Joseph's Coat, Irish Mittens
Opuntia monacantha var. variegata

Family: Cactaceae (kak-TAY-see-ee) (Info)
Genus: Opuntia (op-UN-shee-a) (Info)
Species: monacantha var. variegata
Additional cultivar information:(aka Maverick)
Synonym:Opuntia monacantha f. variegata
Synonym:Opuntia vulgaris f. variegata
Synonym:Opuntia vulgaris var. variegata
Synonym:Opuntia vulgaris f. monstrosa

Category:

Cactus and Succulents

Height:

36-48 in. (90-120 cm)

4-6 ft. (1.2-1.8 m)

Spacing:

9-12 in. (22-30 cm)

12-15 in. (30-38 cm)

15-18 in. (38-45 cm)

18-24 in. (45-60 cm)

Hardiness:

USDA Zone 9a: to -6.6 C (20 F)

USDA Zone 9b: to -3.8 C (25 F)

USDA Zone 10a: to -1.1 C (30 F)

USDA Zone 10b: to 1.7 C (35 F)

Sun Exposure:

Sun to Partial Shade

Danger:

Plant has spines or sharp edges; use extreme caution when handling

Bloom Color:

Bright Yellow

Bloom Time:

Mid Spring

Late Spring/Early Summer

Mid Summer

Foliage:

Succulent

Other details:

Drought-tolerant; suitable for xeriscaping

Average Water Needs; Water regularly; do not overwater

Soil pH requirements:

Unknown - Tell us

Patent Information:

Non-patented

Propagation Methods:

From woody stem cuttings

From softwood cuttings

Allow cut surface to callous over before planting

Seed Collecting:

Allow unblemished fruit to ripen; clean and dry seeds

Unblemished fruit must be significantly overripe before harvesting seed; clean and dry seeds

Properly cleaned, seed can be successfully stored

N/A: plant does not set seed, flowers are sterile, or plants will not come true from seed

Regional

This plant has been said to grow in the following regions:

Chandler, Arizona

Chandler Heights, Arizona

Goodyear, Arizona (3 reports)

Mesa, Arizona

Phoenix, Arizona

Carlsbad, California

Pleasant Hill, California

San Diego, California

San Jose, California

Stockton, California

Bartow, Florida

Melbourne Beach, Florida

Sarasota, Florida

Lucedale, Mississippi

Dallas, Texas

Lake Jackson, Texas

Seadrift, Texas

show all

Gardeners' Notes:

2
positives
1
neutral
1
negative
RatingContent
Positive

On Sep 11, 2014, Sugi_C from Stockton, CA wrote:

My mother had this plant growing in all kinds of pots and in the ground in her yard at her new house. They looked interesting to me -- really colorful -- so I took about 5 cuttings of this plant home and stuck them into gritty mix.

That was about a year ago.
They've since been split into two different pots, and one pot has since been repotted yet another time. They are MASSIVE growers, adding great color to your landscape without any fuss at all. From afar, they are just rather magnificent, and up close, it's a tad ugly but mighty interesting.

Be forewarned, if you even skim by this plant, you'll end up with a whole school of little thorns in your hand, clothing or whatever. I wear two rubber gloves on each hand to even begin messing with this plant.... read more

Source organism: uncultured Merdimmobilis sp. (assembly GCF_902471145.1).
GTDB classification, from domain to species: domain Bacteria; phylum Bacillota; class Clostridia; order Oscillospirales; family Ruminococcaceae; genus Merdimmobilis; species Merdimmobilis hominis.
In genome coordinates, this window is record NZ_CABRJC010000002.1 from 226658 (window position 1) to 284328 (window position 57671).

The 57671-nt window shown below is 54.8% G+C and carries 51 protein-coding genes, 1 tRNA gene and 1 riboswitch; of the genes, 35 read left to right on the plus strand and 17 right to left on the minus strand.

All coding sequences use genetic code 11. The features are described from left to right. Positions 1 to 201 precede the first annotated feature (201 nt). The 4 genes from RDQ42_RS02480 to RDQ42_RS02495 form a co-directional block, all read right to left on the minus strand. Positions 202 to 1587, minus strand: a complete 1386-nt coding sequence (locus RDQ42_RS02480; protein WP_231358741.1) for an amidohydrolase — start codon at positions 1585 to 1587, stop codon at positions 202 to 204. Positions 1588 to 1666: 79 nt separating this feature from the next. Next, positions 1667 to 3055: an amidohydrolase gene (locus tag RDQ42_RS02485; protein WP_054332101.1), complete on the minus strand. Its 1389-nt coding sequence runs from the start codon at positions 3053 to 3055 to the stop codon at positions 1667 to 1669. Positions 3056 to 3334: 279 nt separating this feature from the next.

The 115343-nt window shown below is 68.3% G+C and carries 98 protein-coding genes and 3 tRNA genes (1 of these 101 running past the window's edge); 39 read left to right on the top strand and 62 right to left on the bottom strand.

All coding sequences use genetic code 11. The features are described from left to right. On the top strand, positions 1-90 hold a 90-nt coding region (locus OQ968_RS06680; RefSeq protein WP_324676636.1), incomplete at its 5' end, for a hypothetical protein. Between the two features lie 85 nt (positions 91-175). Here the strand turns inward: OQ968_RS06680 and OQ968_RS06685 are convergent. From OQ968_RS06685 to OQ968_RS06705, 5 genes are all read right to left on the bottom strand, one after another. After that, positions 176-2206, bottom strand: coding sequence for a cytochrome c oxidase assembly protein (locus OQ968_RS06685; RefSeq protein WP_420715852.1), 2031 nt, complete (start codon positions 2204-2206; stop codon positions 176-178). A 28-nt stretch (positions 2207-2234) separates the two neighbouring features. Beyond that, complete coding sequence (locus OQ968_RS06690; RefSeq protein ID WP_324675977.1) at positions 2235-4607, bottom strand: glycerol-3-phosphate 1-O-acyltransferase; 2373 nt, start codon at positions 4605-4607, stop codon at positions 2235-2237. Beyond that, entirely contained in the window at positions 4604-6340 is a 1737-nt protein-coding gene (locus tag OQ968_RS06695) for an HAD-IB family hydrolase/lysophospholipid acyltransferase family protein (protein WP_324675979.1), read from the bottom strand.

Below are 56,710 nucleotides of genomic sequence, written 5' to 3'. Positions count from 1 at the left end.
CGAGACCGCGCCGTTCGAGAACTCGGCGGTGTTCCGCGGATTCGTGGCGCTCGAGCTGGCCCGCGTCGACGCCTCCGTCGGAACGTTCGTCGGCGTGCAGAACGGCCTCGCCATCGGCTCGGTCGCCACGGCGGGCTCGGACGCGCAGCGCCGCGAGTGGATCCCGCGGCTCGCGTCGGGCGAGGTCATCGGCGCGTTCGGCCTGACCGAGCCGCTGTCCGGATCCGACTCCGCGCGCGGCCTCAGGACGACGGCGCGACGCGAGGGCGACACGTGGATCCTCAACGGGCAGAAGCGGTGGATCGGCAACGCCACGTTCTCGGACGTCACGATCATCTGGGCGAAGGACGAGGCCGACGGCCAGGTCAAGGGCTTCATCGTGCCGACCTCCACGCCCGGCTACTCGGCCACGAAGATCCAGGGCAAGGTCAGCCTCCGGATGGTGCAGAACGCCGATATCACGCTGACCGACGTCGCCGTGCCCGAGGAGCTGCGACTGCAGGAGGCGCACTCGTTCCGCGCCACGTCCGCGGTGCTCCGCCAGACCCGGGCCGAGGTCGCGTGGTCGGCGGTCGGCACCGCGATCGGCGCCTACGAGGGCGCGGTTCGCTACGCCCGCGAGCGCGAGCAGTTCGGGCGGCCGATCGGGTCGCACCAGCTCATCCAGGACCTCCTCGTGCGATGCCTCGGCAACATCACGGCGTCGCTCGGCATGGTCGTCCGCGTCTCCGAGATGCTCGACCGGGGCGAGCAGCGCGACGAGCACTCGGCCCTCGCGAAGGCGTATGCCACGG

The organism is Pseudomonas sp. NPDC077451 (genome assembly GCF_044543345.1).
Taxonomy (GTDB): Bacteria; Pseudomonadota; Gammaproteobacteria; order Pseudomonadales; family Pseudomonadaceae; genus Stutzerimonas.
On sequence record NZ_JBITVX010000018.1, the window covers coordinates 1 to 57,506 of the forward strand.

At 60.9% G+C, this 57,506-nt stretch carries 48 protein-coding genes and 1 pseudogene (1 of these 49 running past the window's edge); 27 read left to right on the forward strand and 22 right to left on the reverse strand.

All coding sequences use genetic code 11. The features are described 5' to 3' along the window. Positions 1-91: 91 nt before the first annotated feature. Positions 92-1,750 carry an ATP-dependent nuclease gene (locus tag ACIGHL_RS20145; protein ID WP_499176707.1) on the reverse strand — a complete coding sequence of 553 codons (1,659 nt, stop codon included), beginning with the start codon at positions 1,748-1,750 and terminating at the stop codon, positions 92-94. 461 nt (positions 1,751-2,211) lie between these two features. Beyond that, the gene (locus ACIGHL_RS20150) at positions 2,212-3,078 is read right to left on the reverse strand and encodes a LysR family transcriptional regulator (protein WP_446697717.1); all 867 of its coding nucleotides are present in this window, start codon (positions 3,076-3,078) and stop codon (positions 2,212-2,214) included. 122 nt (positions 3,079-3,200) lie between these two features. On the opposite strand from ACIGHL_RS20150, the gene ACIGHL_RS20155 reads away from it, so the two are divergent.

Negative

On Oct 19, 2013, Krskac04 from Peoria, AZ wrote:

A friend bought me a josephs coat cactus to begin my "friends" garden. At first it did really well..several months time....now it seems to be really drooping and the stalks (?) bending over with a puckered look. I would think it's not getting enough water?? I live in Goodyear AZ which gets very little water year round. How much and how often should I be watering this cactus since I can't rely on rain water? Phoenix and the east side get a lot of rain but we only get 2-3" of rain a year if that.
Thanks,
Kristen

Neutral

On May 31, 2013, RICAD01 from Downingtown, PA (Zone 6a) wrote:

Just acquired about a dozen of these plants kind of strange looking large sturdy plants. They look relatively healthy. Have planted 2 already and will plant the rest to see how they fare in Southeastern Pennsylvania weather...

Positive

On May 13, 2012, JohnLFox from Mesa, AZ wrote:

We bought a small plant from Home Depot about 4 years ago (2008). It was planted in our front yard and gets full Arizona sun, which can be quite distressing to plants in the summer. The plant was very slow growing, and very often I thought it was on the edge of dying as the pads would wrinkle. I'd give it a healthy dose of water and it would seem to revive. My guess is that it needs to build up reserves in what become the stems. Once that process is completed, the natural rain that occurs in Mesa was enough to keep it healthy, which is about 6-7 inches per year. It gets no other source of water at this time.

This year was the first year it bloomed and produced a few very delightful small yellow flowers. We are probably going to relocate it further back in the yard this... read more